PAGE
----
Monday, April 19, 2010

The Weed that Strings the Hangman's Bag by Alan Bradley

The Weed That Strings the Hangman's Bag: A Flavia de Luce Mystery (Flavia De Luce Mysteries)After reading The Sweetness at the Bottom of the Pie a few months ago, I was looking forward to the second installment in the Flavia de Luce mysteries by Alan Bradley. In The Weed That Strings the Hangman's Bag eleven-year-old Flavia puts her chemistry knowledge, curiousity, and intuitive reasoning skills to work to solve an unexpected murder that happens under the noses of practically the whole town of Bishop's Lacey - during a performance of "Jack and the Beanstalk" by a famous puppeteer. As Flavia pieces the evidence together, it becomes apparent that the murder of a 5-year-old boy some years before has a strange connection with the current events.

Flavia de Luce is an interesting character: sweet (only when necessary), smart, and (slightly) sinister at the same time. I certainly wouldn't want to be her mother or sister or neighbor - but she is unique among detective protagonists that I have read. Her relatively young age allows her to investigate things with supposed innocence, while at the same time she has the knowledge and wherewithal to effectively poison any one she might choose. That lends a rather unsettled feeling to her exploits since it seems like she's searching for truth, but one's never quite sure of her motives, except in the case of her sisters where her motives are quite clearly vengeful.

But if Flavia is young and precocious and her sisters self-centered and snobbish, some of the other characters have more depth, most often the result of grief or suffering, which is slowly revealed a little more in this sequel. One feels sorry for Flavia's father whose distance is explained as a result of the death of his wife ten years before: "Father paid us no attention. He had already retreated into his own world: a world of colored inks and perforations-per-inch; a world of albums and gum arabic; a world where our Gracious Majesty, King George the Sixth, was firmly ensconced on both the throne and the postage stamps of Great Britain; a world in which sadness - and reality - had no place" (161).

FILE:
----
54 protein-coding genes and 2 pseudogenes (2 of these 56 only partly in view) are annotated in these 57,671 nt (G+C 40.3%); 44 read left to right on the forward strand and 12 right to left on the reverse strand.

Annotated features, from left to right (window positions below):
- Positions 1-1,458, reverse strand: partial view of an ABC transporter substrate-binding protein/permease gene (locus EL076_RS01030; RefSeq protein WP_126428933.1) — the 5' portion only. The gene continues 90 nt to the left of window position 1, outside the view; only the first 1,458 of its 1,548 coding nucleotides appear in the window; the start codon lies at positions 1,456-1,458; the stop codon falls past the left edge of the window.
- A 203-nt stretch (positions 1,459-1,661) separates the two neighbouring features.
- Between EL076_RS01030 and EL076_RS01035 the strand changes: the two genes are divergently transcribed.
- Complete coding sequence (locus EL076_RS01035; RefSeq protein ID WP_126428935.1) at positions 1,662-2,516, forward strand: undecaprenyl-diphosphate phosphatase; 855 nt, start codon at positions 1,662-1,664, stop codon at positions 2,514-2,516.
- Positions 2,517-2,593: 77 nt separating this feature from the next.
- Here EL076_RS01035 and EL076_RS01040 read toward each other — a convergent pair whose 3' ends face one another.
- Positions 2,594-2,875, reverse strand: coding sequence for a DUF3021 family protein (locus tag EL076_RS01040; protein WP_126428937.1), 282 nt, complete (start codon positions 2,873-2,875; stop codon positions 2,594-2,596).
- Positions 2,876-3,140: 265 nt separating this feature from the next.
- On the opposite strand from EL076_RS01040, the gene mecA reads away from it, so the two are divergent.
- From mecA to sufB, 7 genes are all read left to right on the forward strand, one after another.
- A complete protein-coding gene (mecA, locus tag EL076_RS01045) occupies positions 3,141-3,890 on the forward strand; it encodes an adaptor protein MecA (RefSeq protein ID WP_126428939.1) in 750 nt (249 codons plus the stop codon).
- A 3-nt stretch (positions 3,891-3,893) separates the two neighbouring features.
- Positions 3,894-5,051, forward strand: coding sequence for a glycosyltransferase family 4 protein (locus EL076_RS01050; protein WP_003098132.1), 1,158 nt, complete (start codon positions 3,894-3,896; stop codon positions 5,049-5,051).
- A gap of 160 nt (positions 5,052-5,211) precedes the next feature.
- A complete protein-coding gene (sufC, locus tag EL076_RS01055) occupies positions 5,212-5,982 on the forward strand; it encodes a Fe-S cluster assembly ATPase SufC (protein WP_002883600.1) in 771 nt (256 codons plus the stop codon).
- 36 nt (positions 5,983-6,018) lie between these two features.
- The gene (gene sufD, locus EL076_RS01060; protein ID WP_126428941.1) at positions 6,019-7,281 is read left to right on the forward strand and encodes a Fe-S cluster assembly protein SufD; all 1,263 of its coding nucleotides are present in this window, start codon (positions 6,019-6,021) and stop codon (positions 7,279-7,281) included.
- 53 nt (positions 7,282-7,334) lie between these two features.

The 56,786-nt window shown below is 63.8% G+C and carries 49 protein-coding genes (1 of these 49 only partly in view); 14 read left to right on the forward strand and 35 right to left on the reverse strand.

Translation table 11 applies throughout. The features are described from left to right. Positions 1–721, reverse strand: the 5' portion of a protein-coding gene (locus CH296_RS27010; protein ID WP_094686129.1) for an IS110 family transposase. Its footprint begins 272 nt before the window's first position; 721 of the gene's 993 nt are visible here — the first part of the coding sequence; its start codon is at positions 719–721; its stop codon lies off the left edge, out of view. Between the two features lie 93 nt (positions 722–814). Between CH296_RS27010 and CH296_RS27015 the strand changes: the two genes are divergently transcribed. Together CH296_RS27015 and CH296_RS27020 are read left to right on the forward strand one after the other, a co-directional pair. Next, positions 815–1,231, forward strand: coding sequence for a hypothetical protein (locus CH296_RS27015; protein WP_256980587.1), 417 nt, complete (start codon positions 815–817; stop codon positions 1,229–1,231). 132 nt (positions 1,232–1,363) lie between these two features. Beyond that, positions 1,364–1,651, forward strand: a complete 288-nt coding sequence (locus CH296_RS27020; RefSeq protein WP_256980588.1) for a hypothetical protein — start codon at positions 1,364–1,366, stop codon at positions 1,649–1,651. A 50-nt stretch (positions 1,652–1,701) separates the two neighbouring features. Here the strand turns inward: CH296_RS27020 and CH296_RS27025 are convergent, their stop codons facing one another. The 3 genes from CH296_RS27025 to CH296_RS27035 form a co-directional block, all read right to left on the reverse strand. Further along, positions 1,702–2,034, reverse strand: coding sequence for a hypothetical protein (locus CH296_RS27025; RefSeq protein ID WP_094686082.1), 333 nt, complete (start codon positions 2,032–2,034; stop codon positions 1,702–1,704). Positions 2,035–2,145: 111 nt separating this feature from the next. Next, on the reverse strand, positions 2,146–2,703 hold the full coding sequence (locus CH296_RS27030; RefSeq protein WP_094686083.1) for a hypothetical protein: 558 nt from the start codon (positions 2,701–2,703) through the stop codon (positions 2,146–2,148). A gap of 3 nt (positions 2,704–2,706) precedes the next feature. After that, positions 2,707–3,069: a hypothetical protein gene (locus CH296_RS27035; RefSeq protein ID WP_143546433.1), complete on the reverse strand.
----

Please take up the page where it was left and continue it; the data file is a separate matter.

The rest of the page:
And then there is Dogger, the jack-of-all-trades (from butler to gardener) who suffers from post-war trauma and is fiercely loyal to the de Luce family, especially to Flavia and her father. I think I have a soft spot for English butlers in detective novels, but Dogger is Flavia's friend and sounding board - they understand one another and appreciate one another's eccentricities. I hope we learn more of his story and that he figures more prominently in future novels (Bradley is said to be working on another already).

As for the mystery, Bradley offers just enough clues to keep the reader guessing, and each hint seems to point to a different suspect. I found this novel to have a more surprising resolution than the first, although it was still a bit over-dramatic. I think the life or death endings might seem a little formulaic if the author continues that trend, though I will probably continue to read the series just to see what Flavia does next. As I said before, she doesn't have the charm of Lord Peter, but it's a fun read just the same.

1 comment:

Laura said...

I enjoyed Alan Bradley's first Flavia book and have been eagerly looking forward to this one. (I know he has at least one more in the works.)

Thanks for reviewing it - I hope my library gets it in soon!